At the moment the fad seems to be to use the word GIRL in the title. Or the word GONE. Or COLD. Or TRAIN. So my next Georgie book will be called COLD GIRL GONE ON THE TRAIN.  Or... GIRL GONE ON THE COLD TRAIN , or TRAIN GONE, GIRL COLD. Future bestseller, do you think?

Above all, the cover should tell you what kind of book you are getting. I once put together a selection of covers that really missed the mark. Here are some of them!

So do share your experiences: writers, have you ever been stuck with a title you didn’t like? Have your editors come up with a title you thought was brilliant? And readers, how often do you pick up a book because the title intrigued you?
And what about covers? Ever bought a book because you couldn’t resist the cover?
AND do you want to know what’s going to happen, who is going to die when you read the cover flap?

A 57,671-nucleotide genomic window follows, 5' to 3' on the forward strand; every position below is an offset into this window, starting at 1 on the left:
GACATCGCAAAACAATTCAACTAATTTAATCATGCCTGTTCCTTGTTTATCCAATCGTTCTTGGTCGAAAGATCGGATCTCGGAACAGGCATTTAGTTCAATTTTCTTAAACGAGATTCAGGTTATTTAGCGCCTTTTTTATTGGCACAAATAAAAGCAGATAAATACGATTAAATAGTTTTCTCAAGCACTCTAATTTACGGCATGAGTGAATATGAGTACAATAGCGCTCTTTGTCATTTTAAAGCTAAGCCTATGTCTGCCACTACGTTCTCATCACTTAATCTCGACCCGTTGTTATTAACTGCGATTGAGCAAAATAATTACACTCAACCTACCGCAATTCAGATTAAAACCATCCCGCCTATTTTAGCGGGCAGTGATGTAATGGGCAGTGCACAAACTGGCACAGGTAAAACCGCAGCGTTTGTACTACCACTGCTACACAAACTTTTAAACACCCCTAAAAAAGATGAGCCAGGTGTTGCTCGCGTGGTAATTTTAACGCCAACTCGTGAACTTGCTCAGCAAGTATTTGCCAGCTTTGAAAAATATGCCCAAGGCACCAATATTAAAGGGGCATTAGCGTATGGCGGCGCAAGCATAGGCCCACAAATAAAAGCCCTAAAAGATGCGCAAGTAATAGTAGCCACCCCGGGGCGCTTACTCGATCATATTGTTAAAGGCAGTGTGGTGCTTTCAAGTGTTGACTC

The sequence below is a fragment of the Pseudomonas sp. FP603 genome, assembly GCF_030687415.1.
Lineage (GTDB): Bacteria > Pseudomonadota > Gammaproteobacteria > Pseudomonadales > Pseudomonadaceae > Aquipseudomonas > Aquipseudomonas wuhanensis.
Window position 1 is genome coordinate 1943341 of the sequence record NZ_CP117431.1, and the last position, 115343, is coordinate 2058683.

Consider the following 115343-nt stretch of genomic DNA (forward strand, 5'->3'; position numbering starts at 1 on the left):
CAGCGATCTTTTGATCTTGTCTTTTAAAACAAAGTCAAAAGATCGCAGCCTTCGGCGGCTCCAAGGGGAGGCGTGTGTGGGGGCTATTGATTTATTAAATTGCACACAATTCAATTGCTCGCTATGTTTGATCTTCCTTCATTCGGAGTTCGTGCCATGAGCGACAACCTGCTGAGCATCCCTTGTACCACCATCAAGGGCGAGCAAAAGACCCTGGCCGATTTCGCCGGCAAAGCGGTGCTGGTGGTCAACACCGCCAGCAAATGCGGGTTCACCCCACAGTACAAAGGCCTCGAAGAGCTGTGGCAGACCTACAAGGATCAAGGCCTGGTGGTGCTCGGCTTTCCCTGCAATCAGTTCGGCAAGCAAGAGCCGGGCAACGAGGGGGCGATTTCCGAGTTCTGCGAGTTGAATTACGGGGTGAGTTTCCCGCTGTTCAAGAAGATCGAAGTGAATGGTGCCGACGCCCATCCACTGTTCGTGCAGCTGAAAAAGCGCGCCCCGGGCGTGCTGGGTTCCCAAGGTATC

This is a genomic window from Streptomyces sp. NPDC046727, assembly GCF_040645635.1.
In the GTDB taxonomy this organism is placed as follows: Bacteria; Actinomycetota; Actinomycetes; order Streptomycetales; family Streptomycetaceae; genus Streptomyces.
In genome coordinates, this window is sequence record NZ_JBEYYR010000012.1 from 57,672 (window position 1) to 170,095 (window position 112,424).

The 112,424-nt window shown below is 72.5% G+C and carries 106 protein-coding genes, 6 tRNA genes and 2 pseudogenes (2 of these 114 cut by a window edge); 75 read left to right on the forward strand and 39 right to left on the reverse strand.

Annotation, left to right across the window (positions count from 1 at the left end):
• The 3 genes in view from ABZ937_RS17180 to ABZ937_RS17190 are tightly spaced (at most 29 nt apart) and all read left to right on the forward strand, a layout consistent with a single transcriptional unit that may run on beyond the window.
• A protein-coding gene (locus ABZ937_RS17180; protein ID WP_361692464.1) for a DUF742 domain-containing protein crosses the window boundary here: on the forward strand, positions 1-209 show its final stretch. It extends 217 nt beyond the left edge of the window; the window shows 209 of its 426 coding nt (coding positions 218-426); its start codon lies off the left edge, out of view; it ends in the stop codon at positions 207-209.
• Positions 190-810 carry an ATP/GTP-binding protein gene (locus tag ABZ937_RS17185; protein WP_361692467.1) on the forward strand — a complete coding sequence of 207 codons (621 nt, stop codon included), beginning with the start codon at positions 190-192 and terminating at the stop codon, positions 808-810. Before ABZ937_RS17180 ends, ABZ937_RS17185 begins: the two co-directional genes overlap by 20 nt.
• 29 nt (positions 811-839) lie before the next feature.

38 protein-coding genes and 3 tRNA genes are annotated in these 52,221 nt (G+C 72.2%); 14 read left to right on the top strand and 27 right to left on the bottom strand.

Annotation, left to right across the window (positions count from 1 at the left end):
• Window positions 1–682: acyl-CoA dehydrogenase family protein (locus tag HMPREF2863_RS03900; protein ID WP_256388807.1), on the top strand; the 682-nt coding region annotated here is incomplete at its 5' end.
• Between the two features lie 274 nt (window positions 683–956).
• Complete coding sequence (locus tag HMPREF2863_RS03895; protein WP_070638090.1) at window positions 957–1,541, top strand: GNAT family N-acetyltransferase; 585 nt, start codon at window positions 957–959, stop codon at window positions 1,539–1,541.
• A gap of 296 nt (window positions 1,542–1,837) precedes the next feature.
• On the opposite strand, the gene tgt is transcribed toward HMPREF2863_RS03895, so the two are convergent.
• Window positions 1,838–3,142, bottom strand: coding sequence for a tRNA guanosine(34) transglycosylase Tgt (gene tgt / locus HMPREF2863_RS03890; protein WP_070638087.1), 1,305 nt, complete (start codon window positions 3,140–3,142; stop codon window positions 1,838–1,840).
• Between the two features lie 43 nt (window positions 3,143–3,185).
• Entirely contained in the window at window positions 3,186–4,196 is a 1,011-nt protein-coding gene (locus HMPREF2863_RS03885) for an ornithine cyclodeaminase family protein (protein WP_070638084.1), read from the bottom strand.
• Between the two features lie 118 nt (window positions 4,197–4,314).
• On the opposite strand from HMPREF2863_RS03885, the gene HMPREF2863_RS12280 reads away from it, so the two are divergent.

1. Thanks for sharing the evolution of the book cover, Rhys . . . that’s quite interesting.
    Yes, I have picked up a book because the title intrigued me, but I can’t say that I’ve ever purchased a book because of its cover.
    As for knowing what’s going to happen, I don’t mind knowing there’s going to be a murder, but I don’t necessarily want the cover copy to tell me the identity of the murderer . . . or of the murder victim.

  2. Ha ha ha ha! Love that: COLD GIRL GONE ON THE TRAIN! Google will love it!

    I do get consulted on covers - it's in my contract (reason #37 why authors need agents) and they do listen. I've outright rejected titles. Asked for tweaks. The cover of Night Night Sleep Tight has a broken strand of pink pears on it. I loved it at first sight, perfect feel for my book -- the only the problem was there weren't any pearls in the book. Fortunately I was still editing galleys and could insert them into the story. Then, of course, I had to go out on Etsy and order a strand of them for my book events.